On Friday, an emotional Leigh-Ann Naidoo returned home to a crowd of pro-Palestinian supporters after being captured in international waters while on board the Women’s Boat to Gaza. Naidoo, a wits academic and activist, along with 12 other women from around the world, was enroute to attempt to break the blockade imposed on the besieged territory by Israel. The women were captured approximately 35 nautical miles from the shores of the Gaza Strip and rerouted to the shores of Ashdod where they were transferred to the Givón prison.
The Freedom Flotilla Coalition launched two boats, the Zaytouna and the Amal from the shores of Barcelona in September, 2016. While the Zaytouna successfully embarked on the planned journey, the second boat, Amal, early in its journey experienced engine problems, forcing the crew and activist to return to port.
The organizers of the flotilla chose participants from around the world, including politicians, members of the media, cultural artists and activists. They include: Nobel Laureate (1976) and peace activist from Northern Ireland, Mairead Maguire; member of New Zealand Parliament and member of the Green Party, Marama Davidson; professional athlete and coach, whose husband was killed on the Mavi Marmara in 2010, Cigdem Topçuoglu, and Wits academic, Leigh-Ann Naidoo.
Speaking to VOC’s Breakfast Beat Show, Naidoo explains that the crew and activists were expecting to be intercepted within 100 nautical miles of the coast of the Gaza Strip, a distance that takes approximately 20 hours to travel.
While those on board were hopeful that they would not be intercepted, she says that they began monitoring the horizon as they ebbed closer to the shore.
“Obviously people were getting nervous, but we became confident and counted down the miles and then we started thinking maybe we will actually make it,” Naidoo recalls.
Naidoo says that after discovering that their satellite feed was disconnected within approximately 40 nautical miles of the coast, they knew that their interception was imminent.
She explains that following the disruption in signal, three “big war ships” appeared on the horizon and the Israeli military began radioing the Zaytouna to stop.
“There was a whole negotiation between our captain and the military, which took about an hour. They were basically trying to convince us that we must come with them to the Ashdod port and we can drive our boat. If not, they can come on board and drive our boat or we can get on their faster boat – they gave us all kinds of options,” she added.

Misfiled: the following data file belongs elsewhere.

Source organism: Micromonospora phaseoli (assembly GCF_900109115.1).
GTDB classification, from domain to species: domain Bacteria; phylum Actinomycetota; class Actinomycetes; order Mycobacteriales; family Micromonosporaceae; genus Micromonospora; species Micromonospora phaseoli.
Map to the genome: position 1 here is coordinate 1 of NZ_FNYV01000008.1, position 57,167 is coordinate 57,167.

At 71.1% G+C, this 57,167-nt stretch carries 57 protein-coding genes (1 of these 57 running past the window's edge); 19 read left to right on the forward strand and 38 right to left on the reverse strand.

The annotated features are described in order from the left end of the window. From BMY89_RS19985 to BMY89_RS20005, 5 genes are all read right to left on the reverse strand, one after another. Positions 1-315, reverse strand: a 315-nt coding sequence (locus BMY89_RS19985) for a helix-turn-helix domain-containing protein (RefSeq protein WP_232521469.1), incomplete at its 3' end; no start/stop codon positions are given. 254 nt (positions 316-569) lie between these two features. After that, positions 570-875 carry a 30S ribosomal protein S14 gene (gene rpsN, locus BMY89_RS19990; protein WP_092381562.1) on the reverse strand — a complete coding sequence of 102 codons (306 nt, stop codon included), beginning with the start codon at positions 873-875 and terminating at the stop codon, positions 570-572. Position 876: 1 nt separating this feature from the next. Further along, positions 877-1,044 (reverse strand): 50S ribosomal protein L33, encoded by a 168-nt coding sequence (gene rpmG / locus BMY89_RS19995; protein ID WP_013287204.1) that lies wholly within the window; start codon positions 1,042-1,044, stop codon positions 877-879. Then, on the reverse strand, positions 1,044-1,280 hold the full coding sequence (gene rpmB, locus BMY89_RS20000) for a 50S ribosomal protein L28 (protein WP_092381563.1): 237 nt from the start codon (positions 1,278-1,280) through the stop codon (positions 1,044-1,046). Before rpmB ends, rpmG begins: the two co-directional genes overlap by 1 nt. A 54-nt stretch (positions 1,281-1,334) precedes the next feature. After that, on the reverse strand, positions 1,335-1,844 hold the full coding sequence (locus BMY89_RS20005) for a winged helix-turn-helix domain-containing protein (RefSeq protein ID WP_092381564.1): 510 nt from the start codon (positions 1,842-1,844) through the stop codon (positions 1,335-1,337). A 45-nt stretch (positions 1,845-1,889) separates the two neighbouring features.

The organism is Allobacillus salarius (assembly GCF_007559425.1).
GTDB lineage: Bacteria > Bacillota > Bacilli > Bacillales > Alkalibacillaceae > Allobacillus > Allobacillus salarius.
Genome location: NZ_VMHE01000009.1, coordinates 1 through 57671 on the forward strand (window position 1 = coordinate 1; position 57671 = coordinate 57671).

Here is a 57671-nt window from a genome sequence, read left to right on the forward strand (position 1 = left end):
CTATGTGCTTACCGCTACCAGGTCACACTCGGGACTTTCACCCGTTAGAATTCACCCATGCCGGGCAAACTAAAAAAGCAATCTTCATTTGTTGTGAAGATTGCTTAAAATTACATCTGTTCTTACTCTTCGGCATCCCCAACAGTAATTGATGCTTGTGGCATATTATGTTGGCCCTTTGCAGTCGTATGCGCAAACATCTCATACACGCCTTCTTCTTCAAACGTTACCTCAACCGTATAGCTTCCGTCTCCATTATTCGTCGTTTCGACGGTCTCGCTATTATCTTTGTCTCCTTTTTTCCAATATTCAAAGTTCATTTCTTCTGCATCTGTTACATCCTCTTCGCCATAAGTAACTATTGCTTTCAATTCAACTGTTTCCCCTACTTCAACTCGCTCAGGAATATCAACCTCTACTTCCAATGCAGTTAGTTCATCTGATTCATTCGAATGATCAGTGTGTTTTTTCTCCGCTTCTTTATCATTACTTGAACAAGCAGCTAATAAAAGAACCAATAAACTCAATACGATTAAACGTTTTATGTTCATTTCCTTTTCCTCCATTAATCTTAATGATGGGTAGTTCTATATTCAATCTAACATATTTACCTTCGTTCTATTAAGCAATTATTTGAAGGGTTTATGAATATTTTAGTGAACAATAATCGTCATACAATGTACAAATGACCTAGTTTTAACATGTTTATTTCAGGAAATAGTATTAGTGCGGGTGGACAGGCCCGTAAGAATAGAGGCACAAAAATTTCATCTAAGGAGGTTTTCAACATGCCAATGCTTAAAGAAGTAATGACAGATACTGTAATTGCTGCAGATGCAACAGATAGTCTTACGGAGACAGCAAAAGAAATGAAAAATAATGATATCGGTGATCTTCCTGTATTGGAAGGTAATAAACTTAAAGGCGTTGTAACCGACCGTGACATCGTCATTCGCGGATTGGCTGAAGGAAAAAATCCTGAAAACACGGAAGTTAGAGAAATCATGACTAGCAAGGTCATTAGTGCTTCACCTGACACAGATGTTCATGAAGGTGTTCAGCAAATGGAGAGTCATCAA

The crew affirmed to the military personnel that the flotilla is on a peaceful mission to break the illegal blockade and that they intend to complete their mission.
“There was a moment when the person on the other side of the radio said that we are clearly not cooperating and that they need to use force to stop us from entering Gaza.”
Given the level of violence inflicted on the Mavi Marmara in 2010, Naidoo asserts that those on board became concerned about the threats made by the Israeli military.
She confirmed that following the threats made by the military personnel, the Zaytouna was subsequently flanked by zodiac boats, which were fully equipped with military paraphernalia.
“We had decided that we would be peaceful once they had boarded and that we had a boat that would not out run them. We then agreed that we would not engage them; our resistance was now going to be to not sign anything,” she said.
Naidoo notes that she was unable to keep to the decision when the Israel forces confiscated any technology, such as phones and recording equipment, which may have been recording the capture.
She says the confiscation of the technology was an attempt by the Israeli forces to control the narrative of what transpired.
“Next to u, on the zodiac, there was a camera man recording and every officer, about eight of them, had GoPros on them. So, they were recording everything that was happening – but of course they control what was put out.”
Naidoo says that part of controlling the narrative, was the fact that Israeli forces had placed water and Israeli food at the disposal of the crew and activists.
“Some of our crew who were hungry ate of it and at that moment I said I do not eat Israeli products at home, I support BDS and I am not about to eat your food here. At that moment it became clear that the cameras were trying to capture a moment where it looked like it was a very peaceful engagement,” she noted.
Having spent several hours on the vessel with the Israeli soldiers, Naidoo asserts that it was interesting to note that the soldiers were “very young.”
She said that in spite of the armoury and uniforms, the soldiers appeared quite afraid and bewildered by the capture.
Speaking about her ability to control herself in the face of such force, Naidoo explains that she found the strength to compose herself by remembering that worse atrocities is being imposed on Palestinians.
“We had high profile people on board and media coverage, so it was clear that if something happened to us it would be terrible for the Israeli state. But we need something to propel this resistance to act differently – even if something was to happen, we hoped it would contribute to change,” she continued.
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